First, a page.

Internet traffic flowing through NAPAfrica peaked at around 2.35 Tbps on Friday, 20 May 2022, a surge of over 441,911% since South Africa’s biggest Internet exchange launched.
South African data centre company Teraco launched NAPAfrica in March 2012 as a vendor-neutral Internet exchange point (INX).
Peering is free, with no membership, port, or cross-connect fees, encouraging organisations to bring their content and services closer to South Africans.
NAPAfrica also offers direct access to route server facilities.
Organisations only pay for the space and the equipment they rent to hold their servers at Teraco or other data centres.
NAPAfrica currently has three locations where networks can peer — Johannesburg, Cape Town, and Durban.
It had just five peers and recorded peak traffic of about 532 Mbps when it first launched.
By 2014, around 100 networks were peering, with a throughput of roughly 6 Gbps.
The number of members doubled by 2016, while traffic surged to 100 Gbps. That was also the year in which Netflix launched in South Africa.
At the start of the Covid-19 pandemic, NAPAfrica reached 1 Tbps throughput across 430 members. That more than doubled to 2.1Tbps by July 2021.
The chart below shows how NAPAfrica’s traffic changed from 2014 to July 2021.
NAPAfrica’s latest weekly traffic statistics show a peak throughput of just over 2.35 Tbps in the past week. That was recorded at 19:50 on Friday, 20 May 2022.
While it isn’t definitive proof of its impact on traffic, it is interesting that the spike coincided with the first Friday evening following the launch of Disney+ in South Africa.
To put the traffic increase into perspective, it works out to around 4,181 times more than peak traffic during NAPAfrica’s launch in 2012, or roughly 392 times higher than in 2014.
On a percentage basis, it is an increase of 441,911% in 10 years.
While NAPAfrica is South Africa’s biggest INX, there are also several others, meaning the actual increase in data traffic for the whole country is even higher.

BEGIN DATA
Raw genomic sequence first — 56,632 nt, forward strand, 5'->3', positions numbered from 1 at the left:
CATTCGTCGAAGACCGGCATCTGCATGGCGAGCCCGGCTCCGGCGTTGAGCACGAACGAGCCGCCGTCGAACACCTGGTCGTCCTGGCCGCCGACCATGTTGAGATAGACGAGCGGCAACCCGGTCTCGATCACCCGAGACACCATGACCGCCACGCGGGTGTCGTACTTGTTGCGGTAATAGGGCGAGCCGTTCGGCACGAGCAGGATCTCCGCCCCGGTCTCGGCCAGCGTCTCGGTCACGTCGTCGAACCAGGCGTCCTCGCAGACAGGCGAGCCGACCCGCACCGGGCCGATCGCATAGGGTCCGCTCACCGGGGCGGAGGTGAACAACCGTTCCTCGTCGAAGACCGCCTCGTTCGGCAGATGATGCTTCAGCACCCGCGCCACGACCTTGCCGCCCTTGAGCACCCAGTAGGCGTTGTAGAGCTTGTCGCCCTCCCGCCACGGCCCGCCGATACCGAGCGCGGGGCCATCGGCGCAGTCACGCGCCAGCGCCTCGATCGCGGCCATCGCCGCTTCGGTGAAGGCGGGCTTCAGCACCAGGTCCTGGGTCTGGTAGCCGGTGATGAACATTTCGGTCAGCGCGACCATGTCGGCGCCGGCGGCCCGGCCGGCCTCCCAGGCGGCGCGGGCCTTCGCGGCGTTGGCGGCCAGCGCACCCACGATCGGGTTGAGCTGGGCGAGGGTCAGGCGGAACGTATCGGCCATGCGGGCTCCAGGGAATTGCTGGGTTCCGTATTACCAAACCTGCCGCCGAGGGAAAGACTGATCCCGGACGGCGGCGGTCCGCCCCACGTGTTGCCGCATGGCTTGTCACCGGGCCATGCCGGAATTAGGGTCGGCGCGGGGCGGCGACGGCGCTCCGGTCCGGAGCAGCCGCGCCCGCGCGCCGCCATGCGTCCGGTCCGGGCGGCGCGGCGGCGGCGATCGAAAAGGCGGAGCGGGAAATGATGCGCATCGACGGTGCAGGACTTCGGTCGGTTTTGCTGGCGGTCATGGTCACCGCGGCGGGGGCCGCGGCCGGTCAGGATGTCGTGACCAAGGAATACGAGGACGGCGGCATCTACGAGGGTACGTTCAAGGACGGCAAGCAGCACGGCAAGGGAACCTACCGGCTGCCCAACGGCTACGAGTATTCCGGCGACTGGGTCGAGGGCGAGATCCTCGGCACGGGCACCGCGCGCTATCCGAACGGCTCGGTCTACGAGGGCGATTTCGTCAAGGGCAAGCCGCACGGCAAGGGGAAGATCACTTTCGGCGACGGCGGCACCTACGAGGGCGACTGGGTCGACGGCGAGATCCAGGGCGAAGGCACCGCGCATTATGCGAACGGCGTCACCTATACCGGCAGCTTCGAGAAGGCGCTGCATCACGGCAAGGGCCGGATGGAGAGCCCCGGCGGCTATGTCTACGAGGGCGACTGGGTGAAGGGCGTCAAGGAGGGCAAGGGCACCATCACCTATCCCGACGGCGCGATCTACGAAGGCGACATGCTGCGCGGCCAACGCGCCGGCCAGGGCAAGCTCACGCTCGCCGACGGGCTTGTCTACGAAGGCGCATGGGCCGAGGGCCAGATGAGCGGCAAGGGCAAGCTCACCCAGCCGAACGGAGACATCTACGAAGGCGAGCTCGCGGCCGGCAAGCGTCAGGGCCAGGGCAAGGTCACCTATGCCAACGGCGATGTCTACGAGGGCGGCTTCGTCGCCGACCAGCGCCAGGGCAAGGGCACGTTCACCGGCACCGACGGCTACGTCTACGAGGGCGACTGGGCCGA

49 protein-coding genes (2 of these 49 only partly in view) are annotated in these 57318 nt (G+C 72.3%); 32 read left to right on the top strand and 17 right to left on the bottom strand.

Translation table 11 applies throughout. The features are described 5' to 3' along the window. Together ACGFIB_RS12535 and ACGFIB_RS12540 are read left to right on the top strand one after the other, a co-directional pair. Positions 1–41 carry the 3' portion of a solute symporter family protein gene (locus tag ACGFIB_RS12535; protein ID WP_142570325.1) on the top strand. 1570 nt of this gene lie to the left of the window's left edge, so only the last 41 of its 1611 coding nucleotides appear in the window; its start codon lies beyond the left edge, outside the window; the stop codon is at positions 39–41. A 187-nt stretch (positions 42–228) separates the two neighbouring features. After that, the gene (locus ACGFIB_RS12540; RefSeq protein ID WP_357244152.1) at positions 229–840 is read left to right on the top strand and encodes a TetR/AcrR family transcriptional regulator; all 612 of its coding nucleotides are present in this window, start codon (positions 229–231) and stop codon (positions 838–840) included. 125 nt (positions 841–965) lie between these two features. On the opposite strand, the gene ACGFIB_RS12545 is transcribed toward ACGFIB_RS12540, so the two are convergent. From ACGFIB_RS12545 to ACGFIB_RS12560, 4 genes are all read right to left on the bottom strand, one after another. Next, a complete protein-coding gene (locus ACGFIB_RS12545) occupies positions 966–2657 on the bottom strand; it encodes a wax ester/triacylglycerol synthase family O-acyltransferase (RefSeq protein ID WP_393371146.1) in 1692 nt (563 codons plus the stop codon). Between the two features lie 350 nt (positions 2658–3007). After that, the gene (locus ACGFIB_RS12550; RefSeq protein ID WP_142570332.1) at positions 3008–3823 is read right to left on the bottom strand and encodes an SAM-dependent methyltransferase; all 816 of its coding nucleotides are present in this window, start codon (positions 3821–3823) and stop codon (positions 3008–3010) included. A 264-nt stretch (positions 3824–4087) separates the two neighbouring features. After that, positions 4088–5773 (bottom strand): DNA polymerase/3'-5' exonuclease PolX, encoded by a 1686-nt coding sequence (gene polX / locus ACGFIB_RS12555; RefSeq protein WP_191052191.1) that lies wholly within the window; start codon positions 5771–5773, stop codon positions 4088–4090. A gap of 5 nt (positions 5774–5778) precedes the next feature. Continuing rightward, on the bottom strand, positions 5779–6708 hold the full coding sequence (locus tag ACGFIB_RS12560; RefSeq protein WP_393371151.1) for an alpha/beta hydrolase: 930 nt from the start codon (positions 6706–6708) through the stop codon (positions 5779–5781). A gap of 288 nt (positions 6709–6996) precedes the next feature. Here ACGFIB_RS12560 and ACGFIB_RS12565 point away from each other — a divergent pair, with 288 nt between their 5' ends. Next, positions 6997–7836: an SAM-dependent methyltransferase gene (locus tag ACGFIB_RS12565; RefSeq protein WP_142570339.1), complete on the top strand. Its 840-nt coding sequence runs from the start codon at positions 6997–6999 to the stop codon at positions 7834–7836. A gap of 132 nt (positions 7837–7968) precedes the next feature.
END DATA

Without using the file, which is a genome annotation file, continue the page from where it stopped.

Over the past few years, Internet service providers have said video streaming is the big traffic driver on their networks.
South Africans now have numerous services to choose from, including Netflix, Showmax, Amazon Prime Video, BritBox, Disney+, and DStv’s online streaming.
Google’s ad-supported video platform YouTube is another major traffic driver.
As more movies and TV shows became accessible to South Africans, one of the previous sources of big traffic — torrent downloads — declined.
Video streaming services make it easy to watch content on various devices and are typically good value for money, outweighing the effort and risk of having to download films and shows over BitTorrent.
The proliferation of video streaming services correlates with the timelines of traffic flowing through NAPAfrica.
Over the past week, there appeared to be a sharp rise in data throughput every day between 18:00 and 21:00, when many households would be watching TV.
While video streaming is already bandwidth-intensive, high-speed fibre Internet packages and 4K TVs have become more affordable, meaning more households can stream ultra-high definition.
That can radically increase bandwidth usage compared to watching in high-definition.
In addition, game subscription services such as Game Pass have made it more affordable to play new games.
Modern games can be between 50 GB and 150 GB big and could account for large amounts of bandwidth.